The results of the Florida Primary race are tallied, and the Senate races were nearly landslides for both the Democratic and Republican tickets. Based on data provided by a Central Florida online news publication, FlaglerLive.com by Pierre Tristam, Kendrick Meek beat Jeff Greene by over 20 percent of the votes in the Democratic Senatorial race. The two Senate candidates engaged in a tit-for-tat campaign race, with Greene accusing Meek of being a “failed career politician,” while the Meek campaign emphasized the exorbitant wealth of Green, highlighting a sensitive issue for Floridians by dubbing him “the king of credit swaps.”
The Republican candidates for U.S. Senate were nearly irrelevant, as Marco Rubio won the ticket by just over 84 percent of the vote. Rubio garnered attention for himself as a voice for the Tea Party movement.
The Floridian economy has depended much on the housing market, and with the wide-spread fear of tax issues, many Floridians seek lower property taxes, an issue that Rubio has consistently declared pivotal to his political platform. On the Democratic side, Jeff Greene’s purported windfall from the demise of many Florida homeowners hurt his campaign. While a candidate’s personal investments may not be integral to some political campaigns, the issue of a failing housing market and “credit default swaps” is incredibly important to the integrity of the Florida economy.
As for the gubernatorial race, Republican voters chose Rick Scott over Bill McCollum, but by a relatively small margin of 47 percent for Scott to 43 percent for McCollum. Scott’s campaign slogan, “Let’s Get to Work,” spoke to the state’s relatively high unemployment rate of 11.5 percent as of July 2010. Both candidates supported cutting corporate taxes and small business taxes as a prelude to those businesses hiring more employees to spur the employment rate of Florida.
The Democratic gubernatorial race was much more decisive for Alex Sink then for Rick Scott. Sink won by over 76 percent against Brian Moore. Alex Sink, Florida’s chief financial officer, punched out her stance on major concerns such as offshore drilling, standardized testing, and consumer advocacy.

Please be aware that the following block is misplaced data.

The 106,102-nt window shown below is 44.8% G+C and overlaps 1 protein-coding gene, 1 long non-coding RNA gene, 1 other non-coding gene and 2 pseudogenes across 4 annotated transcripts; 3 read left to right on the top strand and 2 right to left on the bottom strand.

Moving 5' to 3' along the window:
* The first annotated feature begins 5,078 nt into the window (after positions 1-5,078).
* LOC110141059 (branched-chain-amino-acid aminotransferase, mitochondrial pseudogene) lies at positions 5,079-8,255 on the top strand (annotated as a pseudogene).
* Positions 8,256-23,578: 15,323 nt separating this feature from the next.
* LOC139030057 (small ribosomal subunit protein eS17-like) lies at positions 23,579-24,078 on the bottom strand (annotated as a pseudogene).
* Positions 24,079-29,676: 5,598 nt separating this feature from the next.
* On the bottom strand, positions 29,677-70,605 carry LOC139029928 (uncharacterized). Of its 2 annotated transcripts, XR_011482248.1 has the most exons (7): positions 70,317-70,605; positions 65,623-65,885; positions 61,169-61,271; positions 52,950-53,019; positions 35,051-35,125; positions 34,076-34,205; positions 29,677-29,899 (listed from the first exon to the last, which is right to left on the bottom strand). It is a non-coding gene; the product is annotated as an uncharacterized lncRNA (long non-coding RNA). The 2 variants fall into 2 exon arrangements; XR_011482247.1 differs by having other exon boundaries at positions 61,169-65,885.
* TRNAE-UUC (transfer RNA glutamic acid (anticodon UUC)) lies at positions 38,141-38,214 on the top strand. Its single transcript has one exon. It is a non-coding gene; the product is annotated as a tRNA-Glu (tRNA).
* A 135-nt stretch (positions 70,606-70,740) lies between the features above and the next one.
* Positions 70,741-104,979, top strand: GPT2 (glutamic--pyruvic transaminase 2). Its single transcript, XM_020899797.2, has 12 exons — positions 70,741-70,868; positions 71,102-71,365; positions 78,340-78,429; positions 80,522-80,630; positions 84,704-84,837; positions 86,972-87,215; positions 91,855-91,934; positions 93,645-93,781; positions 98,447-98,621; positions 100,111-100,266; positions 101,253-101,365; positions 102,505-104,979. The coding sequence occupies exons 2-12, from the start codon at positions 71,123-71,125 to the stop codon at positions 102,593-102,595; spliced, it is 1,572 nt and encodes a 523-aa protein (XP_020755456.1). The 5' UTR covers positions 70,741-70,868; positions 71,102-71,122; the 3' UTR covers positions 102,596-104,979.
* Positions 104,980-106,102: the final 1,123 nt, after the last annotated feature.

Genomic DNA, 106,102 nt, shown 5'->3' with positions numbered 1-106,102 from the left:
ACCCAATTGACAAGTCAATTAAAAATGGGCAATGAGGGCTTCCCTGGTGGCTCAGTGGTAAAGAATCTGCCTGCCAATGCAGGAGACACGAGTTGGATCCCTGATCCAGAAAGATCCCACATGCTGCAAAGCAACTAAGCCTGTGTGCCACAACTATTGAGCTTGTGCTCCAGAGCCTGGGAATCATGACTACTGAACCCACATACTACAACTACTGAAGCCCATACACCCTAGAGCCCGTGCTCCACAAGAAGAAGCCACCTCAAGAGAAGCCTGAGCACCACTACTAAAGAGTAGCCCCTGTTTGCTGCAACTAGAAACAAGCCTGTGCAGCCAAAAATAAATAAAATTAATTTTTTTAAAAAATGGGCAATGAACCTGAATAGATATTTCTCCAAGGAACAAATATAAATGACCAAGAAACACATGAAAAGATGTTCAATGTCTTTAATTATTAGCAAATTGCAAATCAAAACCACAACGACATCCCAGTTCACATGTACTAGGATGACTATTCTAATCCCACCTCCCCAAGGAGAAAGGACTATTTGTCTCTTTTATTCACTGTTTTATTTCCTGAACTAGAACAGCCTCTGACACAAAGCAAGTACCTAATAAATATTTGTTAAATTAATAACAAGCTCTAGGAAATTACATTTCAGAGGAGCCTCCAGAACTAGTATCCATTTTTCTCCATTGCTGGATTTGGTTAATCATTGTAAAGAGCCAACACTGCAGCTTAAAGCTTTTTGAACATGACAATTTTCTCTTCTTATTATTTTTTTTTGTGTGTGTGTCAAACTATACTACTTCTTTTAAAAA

In the overall view in looking toward the future, it’s remarkable that over 900,000 Republican voters turned out for Marco Rubio, and just over 500,000 voted for Alex Sink. Voter turnout state-wide was dismally low, so predicting the outcome of the November election may prove faulty if gauging it by these numbers. However, the fragile employment and economic envelope of Florida may prove favorable to conservative candidates for those general elections.
The campaign money the candidates spent on their journey toward victory may be a predictor of the way voters will move in the general election. Rick Scott, the self-dubbed “conservative outsider,” was not a career politician himself, but his over $25 million in campaign funds dripped primarily from his own pockets. According to Tanya Arja of Fox 13 in Tampa Bay, Scott sued against a state law called the “Millionaire’s Amendment” because he was reaching his personal limit. Arja explained that the law would allow his opponent to receive $1 of public money for every $1 Scott spent over his campaign limit. Arja inserted that Scott felt that the law violated his First Amendment rights.
According to the data provided by the website Opensecrets.org, the Democratic Senate race winner Kendrick Meek raised $6,986, 535 in campaign dollars vs. his opponent Greene’s $14,422,024.
The controversy between Jeff Greene and Meek was one of the main reasons I decided, I reluctantly admit, not to vote. As a registered Democrat, I personally do not believe tax incentives to businesses do much to spur job growth. The majority of the information I received about these political candidates came from campaign fliers delivered to my mailbox. I learned that Jeff Greene may have profited from the downturn in our local housing market from a glossy mailer, complete with a photograph of a beautiful mansion, supposedly belonging to Greene.
On Monday, I tried reading campaign websites of all the congressional candidates, as well as my local Flagler County candidates. I found it difficult to differentiate one Party candidate from the next. I know that many people believe that voting is a civic duty, but I feared my vote would be nothing short of playing a game of political Russian roulette. I conceded that the voters armed with the most knowledge would appropriately vote for the Party candidates most deserving of the seat.
On Tuesday, I called my mother to ask if she was going to vote, and she sealed my own philosophy. I was not surprised to learn the next day that voting numbers were dismal.